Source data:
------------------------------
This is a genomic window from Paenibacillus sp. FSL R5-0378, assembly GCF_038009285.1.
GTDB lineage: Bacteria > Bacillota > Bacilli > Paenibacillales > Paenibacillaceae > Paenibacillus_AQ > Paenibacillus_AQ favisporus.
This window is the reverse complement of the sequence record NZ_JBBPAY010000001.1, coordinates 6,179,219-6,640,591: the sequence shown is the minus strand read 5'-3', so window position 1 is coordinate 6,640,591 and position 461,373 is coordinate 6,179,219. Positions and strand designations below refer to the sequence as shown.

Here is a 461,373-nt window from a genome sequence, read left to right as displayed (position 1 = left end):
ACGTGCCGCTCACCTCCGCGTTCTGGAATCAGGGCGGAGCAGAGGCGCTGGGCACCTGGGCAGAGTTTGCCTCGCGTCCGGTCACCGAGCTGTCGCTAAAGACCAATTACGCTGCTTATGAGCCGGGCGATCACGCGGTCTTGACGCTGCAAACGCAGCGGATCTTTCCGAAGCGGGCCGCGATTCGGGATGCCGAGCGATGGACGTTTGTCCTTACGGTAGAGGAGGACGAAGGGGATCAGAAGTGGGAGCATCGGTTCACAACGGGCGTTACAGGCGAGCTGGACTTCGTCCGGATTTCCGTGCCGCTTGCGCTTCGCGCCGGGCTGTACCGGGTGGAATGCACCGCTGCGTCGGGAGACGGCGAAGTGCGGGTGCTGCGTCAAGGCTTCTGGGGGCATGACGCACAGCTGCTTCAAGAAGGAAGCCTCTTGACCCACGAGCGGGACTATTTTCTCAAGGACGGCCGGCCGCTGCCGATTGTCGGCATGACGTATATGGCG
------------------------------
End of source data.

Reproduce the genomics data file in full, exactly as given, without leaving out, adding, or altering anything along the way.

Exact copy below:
This is a genomic window from Paenibacillus sp. FSL R5-0378, assembly GCF_038009285.1.
GTDB lineage: Bacteria > Bacillota > Bacilli > Paenibacillales > Paenibacillaceae > Paenibacillus_AQ > Paenibacillus_AQ favisporus.
This window is the reverse complement of the sequence record NZ_JBBPAY010000001.1, coordinates 6,179,219-6,640,591: the sequence shown is the minus strand read 5'-3', so window position 1 is coordinate 6,640,591 and position 461,373 is coordinate 6,179,219. Positions and strand designations below refer to the sequence as shown.

Here is a 461,373-nt window from a genome sequence, read left to right as displayed (position 1 = left end):
ACGTGCCGCTCACCTCCGCGTTCTGGAATCAGGGCGGAGCAGAGGCGCTGGGCACCTGGGCAGAGTTTGCCTCGCGTCCGGTCACCGAGCTGTCGCTAAAGACCAATTACGCTGCTTATGAGCCGGGCGATCACGCGGTCTTGACGCTGCAAACGCAGCGGATCTTTCCGAAGCGGGCCGCGATTCGGGATGCCGAGCGATGGACGTTTGTCCTTACGGTAGAGGAGGACGAAGGGGATCAGAAGTGGGAGCATCGGTTCACAACGGGCGTTACAGGCGAGCTGGACTTCGTCCGGATTTCCGTGCCGCTTGCGCTTCGCGCCGGGCTGTACCGGGTGGAATGCACCGCTGCGTCGGGAGACGGCGAAGTGCGGGTGCTGCGTCAAGGCTTCTGGGGGCATGACGCACAGCTGCTTCAAGAAGGAAGCCTCTTGACCCACGAGCGGGACTATTTTCTCAAGGACGGCCGGCCGCTGCCGATTGTCGGCATGACGTATATGGCG